Full disclosure: I’ve known Donniel Hartman for a long time. We always seemed to have affinity and respect for one another’s ideas, even as our differences remain significant. I never quite understood why. After reading “Liberal Zionism” I think I understand. Hartman and I basically agree with two fundamental points: first, that the present reality makes liberal Zionism a hard (if not impossible) sell to those who remain committed to liberalism and democracy. And second, that the responses by the liberal Zionist camp to the present reality are either inadequate or obsolete, in part because they speak from another era, a time before Israel made its “electoral bed,” so to speak, before the 2018 Nation State Law and at a time where the two-state solution was a still a possibility. 

Hartman readily grants these points even going as far as to say that while “the facts” liberal Zionists often deploy to make their case may be accurate, they are “the wrong facts…addressing yesterday’s debates.” That is, Hartman argues, correctly in my view, that liberal Zionists haven’t absorbed the extent to which the reality has changed; they’re thinking in an outdated paradigm. They’re essentially defending a state of Israel that no longer exists. Here, he and Benattar would agree. But only here.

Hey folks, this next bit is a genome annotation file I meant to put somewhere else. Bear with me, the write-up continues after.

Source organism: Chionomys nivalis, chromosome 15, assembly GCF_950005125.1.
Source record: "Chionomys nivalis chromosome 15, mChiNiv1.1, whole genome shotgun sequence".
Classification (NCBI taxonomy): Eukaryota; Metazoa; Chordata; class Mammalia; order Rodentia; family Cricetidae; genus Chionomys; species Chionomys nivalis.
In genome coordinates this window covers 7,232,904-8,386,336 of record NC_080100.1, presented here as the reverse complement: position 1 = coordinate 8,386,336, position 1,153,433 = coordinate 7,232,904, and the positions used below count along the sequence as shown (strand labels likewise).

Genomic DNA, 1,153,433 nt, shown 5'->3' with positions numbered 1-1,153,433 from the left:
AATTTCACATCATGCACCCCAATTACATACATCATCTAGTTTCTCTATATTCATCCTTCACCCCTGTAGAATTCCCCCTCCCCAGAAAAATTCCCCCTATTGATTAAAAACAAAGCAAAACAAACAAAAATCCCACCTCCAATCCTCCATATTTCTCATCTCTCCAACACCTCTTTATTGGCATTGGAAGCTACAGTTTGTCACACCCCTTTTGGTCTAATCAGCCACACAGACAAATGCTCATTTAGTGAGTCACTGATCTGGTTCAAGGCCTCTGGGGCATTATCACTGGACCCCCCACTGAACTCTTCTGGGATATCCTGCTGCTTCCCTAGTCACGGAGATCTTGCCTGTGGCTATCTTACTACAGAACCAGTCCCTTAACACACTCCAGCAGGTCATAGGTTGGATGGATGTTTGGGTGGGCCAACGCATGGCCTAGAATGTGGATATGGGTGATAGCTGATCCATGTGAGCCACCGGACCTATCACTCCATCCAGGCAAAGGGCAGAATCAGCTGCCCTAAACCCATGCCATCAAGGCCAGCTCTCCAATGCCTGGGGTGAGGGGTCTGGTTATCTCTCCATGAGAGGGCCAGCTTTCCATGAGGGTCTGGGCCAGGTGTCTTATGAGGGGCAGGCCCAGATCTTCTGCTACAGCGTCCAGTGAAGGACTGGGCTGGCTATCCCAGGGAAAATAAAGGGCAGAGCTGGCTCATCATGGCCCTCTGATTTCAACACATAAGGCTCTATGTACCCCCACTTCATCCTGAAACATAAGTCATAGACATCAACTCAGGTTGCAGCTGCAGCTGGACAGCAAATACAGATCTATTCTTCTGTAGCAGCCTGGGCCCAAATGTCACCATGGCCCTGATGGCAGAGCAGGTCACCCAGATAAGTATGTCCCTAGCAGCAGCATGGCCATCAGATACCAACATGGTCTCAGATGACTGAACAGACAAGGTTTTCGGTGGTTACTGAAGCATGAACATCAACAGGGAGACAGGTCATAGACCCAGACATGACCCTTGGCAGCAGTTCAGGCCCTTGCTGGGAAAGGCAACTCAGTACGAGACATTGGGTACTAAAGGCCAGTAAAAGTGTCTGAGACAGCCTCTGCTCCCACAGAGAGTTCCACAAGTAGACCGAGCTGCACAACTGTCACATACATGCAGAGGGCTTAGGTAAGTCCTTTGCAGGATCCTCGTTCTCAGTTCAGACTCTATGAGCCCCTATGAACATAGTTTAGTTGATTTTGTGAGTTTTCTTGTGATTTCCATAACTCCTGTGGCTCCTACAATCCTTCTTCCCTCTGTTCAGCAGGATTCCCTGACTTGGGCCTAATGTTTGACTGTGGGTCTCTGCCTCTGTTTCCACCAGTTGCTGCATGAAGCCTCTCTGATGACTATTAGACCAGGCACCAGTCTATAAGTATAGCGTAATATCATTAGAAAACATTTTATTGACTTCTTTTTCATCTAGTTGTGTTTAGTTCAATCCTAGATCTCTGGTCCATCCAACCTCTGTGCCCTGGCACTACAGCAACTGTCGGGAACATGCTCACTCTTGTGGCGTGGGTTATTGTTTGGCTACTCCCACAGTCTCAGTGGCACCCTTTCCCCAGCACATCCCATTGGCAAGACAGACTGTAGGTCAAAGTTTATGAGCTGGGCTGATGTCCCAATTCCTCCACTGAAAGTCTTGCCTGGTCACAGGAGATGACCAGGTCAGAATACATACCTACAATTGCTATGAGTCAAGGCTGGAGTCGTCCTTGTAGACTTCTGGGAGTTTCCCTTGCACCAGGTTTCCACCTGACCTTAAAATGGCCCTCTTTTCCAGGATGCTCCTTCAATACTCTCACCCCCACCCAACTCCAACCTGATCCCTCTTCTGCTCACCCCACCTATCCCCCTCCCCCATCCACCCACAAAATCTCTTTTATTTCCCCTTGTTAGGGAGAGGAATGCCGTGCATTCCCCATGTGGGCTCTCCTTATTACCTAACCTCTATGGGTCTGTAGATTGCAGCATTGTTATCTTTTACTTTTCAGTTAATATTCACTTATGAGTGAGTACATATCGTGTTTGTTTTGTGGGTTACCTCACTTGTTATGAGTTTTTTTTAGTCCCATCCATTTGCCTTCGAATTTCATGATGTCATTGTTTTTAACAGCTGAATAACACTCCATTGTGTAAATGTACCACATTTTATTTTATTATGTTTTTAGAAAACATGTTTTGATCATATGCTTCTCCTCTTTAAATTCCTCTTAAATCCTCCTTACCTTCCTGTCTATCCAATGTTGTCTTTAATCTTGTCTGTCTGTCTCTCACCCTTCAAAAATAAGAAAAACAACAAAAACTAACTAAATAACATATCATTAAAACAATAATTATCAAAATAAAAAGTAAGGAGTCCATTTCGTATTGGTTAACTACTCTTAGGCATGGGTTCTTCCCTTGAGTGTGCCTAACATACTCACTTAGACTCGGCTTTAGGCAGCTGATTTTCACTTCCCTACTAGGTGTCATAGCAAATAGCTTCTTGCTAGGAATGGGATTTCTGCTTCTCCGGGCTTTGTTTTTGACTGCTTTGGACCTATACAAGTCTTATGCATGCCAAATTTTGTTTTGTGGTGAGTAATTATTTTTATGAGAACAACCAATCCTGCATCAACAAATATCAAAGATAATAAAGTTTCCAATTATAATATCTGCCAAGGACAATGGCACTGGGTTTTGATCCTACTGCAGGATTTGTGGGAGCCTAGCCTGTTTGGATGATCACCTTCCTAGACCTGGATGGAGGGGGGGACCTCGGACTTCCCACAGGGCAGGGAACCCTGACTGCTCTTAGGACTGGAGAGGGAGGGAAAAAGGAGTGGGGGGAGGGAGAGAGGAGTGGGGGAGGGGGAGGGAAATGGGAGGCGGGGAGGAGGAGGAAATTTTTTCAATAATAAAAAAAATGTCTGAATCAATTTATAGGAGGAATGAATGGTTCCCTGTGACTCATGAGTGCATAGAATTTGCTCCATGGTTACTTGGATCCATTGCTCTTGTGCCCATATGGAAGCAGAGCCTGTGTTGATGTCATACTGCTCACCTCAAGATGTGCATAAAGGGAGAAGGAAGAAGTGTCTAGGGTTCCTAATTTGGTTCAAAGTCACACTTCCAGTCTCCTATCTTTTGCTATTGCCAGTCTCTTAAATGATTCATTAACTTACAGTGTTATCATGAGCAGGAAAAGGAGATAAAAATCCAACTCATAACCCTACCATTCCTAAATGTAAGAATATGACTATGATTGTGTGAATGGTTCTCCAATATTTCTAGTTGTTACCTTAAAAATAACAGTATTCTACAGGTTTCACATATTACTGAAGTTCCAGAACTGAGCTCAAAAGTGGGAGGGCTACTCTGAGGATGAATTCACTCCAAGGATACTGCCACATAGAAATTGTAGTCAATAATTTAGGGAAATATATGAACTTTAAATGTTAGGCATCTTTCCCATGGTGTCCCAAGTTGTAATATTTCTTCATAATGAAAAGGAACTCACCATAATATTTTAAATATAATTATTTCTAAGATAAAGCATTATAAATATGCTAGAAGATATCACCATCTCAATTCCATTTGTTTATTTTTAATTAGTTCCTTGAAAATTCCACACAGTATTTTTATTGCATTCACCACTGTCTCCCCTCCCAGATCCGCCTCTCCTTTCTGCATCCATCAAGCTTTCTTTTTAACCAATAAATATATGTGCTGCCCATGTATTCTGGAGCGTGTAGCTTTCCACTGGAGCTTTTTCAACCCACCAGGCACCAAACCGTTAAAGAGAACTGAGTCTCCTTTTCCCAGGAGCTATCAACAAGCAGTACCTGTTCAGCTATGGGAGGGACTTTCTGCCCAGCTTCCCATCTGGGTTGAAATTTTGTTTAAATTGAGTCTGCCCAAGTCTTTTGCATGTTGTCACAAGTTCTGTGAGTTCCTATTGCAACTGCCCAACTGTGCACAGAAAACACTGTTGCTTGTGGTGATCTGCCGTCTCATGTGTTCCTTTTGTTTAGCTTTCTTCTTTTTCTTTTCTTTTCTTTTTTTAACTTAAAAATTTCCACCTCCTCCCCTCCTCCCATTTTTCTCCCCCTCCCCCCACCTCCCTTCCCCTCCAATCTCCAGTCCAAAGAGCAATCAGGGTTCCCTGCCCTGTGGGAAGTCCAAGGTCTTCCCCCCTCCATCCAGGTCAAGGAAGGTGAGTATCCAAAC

To develop his thesis, Hartman presents us with four operative categories to understand today’s engagement with Israel: the “troubled committed” (liberal Zionists), the “untroubled committed” (settler Zionists, or those who have abandoned ethics for power), the “troubled uncommitted” (those whose liberal values have pushed them to resist Israel or reject Zionism), and the “untroubled uncommitted” (those opposed to the state on purely ideological grounds). Hartman claims that the only categories that are viable for him are the two “troubled” ones (committed and uncommitted). While one could quibble about the neatness of these categories, I think they serve his purpose, which is to erect a series of battle fronts for a liberal Zionism in decline. 

Ironically, despite Hartman’s viability issue, in a sense, one could argue that the present debate on Israel/Palestine is really between the two “untroubled” categories: settler Zionists (the non-liberal Zionists who support Israel even though it’s a morally compromised ethnonational state), and anti-Zionists (the progressive left that opposes such a state). The “troubled committed,” i.e., the liberal Zionists, have largely been sidelined—and, according to Hartman, for good reason. He wouldn’t say it this way, but one reason may be that liberal Zionism hasn’t had a new idea in almost 40 years. 

Hartman’s Categories:

Troubled Committed = Liberal Zionists

Untroubled Committed = Settler Zionists

Troubled Uncommitted = Liberals Who Resist Israel or Reject Zionism

Untroubled Uncommitted = Ideological Anti-Zionists